That knowledge could help them create vaccines tailored to combat a potential pandemic. Similarly, these findings will help in the development of more effective strategies for seasonal flu, which still is a leading cause of death.

"Subtle changes in influenza viruses over time can dramatically influence the likelihood that these viruses will be able to infect human populations, and this is a huge concern," said Jeremy Berg, director of the National Institute for General Medical Sciences, which funded the research. "This work enables researchers to look at flu viruses in an entirely new way. Dr. Sasisekharan's team achieved this through a multifaceted approach that combines laboratory experiments with the 'mining' of NIH-supported databases, leading to new insights into how the flu virus can adapt to a human host."


Contact: Elizabeth Thomson
Massachusetts Institute of Technology

Related biology news :

1. New report finds great potential for Swedish medical technology
2. Threatened bird species finds home at Western
3. Brain-computer link systems on the brink of breakthrough, study finds
4. RAND study finds evidence disease management programs
5. Study finds first-ever genetic animal model of autism
6. New study finds biodiversity conservation secures ecosystem services for people
7. Wildlife Conservation Society study finds seasonal seas save corals with tough love
8. Study of malaria parasite in patient blood finds distinct physiological states
9. New test finds diisobutyl phthalate in some cardboard food packaging -- recycling is the issue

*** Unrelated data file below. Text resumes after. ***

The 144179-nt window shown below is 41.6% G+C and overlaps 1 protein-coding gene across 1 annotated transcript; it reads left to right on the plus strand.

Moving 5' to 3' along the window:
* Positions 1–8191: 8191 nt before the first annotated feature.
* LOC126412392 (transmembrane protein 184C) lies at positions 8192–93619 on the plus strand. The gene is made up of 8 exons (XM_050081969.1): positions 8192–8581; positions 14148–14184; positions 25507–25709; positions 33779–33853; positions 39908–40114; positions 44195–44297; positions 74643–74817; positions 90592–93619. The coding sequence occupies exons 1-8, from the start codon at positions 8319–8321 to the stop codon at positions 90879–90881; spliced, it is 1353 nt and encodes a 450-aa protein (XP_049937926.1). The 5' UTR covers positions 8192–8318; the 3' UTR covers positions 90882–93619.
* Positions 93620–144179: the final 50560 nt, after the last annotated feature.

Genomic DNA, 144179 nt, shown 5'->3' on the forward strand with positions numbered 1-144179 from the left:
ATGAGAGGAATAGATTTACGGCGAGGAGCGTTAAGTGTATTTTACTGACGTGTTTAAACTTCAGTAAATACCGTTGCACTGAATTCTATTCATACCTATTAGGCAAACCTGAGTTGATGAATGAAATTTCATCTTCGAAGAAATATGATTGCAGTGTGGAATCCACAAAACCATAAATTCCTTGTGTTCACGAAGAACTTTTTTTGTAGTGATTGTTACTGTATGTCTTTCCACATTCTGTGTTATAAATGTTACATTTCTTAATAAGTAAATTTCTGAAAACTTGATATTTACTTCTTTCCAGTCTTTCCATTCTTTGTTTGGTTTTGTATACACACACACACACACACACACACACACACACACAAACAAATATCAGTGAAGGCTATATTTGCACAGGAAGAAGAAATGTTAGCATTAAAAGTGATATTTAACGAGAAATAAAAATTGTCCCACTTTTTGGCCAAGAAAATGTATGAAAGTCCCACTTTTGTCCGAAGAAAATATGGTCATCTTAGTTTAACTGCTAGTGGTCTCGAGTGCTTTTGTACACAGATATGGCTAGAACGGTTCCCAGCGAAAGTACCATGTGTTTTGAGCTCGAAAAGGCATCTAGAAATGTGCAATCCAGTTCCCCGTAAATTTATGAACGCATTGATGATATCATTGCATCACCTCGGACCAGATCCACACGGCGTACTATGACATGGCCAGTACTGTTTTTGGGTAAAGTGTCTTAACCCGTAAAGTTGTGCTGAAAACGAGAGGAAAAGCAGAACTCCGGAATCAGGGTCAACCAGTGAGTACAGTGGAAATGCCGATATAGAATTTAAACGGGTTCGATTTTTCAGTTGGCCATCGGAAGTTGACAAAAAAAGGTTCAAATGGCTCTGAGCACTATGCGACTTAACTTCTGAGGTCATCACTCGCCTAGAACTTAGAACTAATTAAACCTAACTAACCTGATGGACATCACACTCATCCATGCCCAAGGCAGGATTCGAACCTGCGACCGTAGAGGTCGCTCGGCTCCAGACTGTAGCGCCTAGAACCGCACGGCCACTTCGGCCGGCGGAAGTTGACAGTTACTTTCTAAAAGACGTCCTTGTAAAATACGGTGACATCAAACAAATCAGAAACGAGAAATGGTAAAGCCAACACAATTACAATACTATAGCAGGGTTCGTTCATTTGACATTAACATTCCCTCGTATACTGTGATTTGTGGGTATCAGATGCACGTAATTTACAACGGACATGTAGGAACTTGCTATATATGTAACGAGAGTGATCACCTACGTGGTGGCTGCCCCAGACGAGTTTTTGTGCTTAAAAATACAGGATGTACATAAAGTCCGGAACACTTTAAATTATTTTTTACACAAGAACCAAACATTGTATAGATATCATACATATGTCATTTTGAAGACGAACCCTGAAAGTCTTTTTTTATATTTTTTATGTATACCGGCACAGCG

10. Evolutionary comparison finds new human genes
11. Baker Institute finds increased domestic production wont make US self-sufficient in natural gas
Post Your Comments:
(Date:10/29/2015)...  The J. Craig Venter Institute (JCVI) policy group ... Biosecurity: Lessons Learned and Options for the Future," which ... Services guidance for synthetic biology providers has worked since ... --> --> Synthetic biology promises great ... pose unique biosecurity threats. It now is easier than ...
(Date:10/29/2015)... 2015 Today, LifeBEAM , a ... 2XU, a global leader in technical performance sports ... with advanced bio-sensing technology. The hat will allow ... key biometrics to improve overall training performance. As ... will bring together the most advanced technology, extensive ...
(Date:10/26/2015)... and LAS VEGAS , ... Nok Labs , an innovator in modern authentication and ... today announced the launch of its latest version of ... platform enabling organizations to use standards-based authentication that supports ... Nok S3 Authentication Suite is ideal for organizations deploying ...
Breaking Biology News(10 mins):
(Date:11/24/2015)... ... November 24, 2015 , ... ... metabolism. But unless it is bound to proteins, copper is also toxic to ... researchers at Worcester Polytechnic Institute (WPI) will conduct a systematic study of copper ...
(Date:11/24/2015)... PA (PRWEB) , ... November 24, 2015 , ... This ... entrepreneurs at competitive events in five states to develop and pitch their BIG ideas ... projects from each state are competing for votes to win the title of SAP's ...
(Date:11/24/2015)... 2015 /PRNewswire/ - Aeterna Zentaris Inc. (NASDAQ:  AEZS) ... remaining 11,000 post-share consolidation (or 1,100,000 pre-share consolidation) ... B Warrants") subject to the previously disclosed November ... 2015, which will result in the issuance of ... the issuance of such shares, there will be ...
(Date:11/24/2015)... , Nov. 24, 2015 /CNW Telbec/ - ProMetic Life Sciences ... today that Mr. Pierre Laurin , President and Chief ... at the upcoming Piper Jaffray 27 th Annual Healthcare ... on December 1-2, 2015. st , at ... one-on-one meetings throughout the day. The presentation will be available ...
Breaking Biology Technology: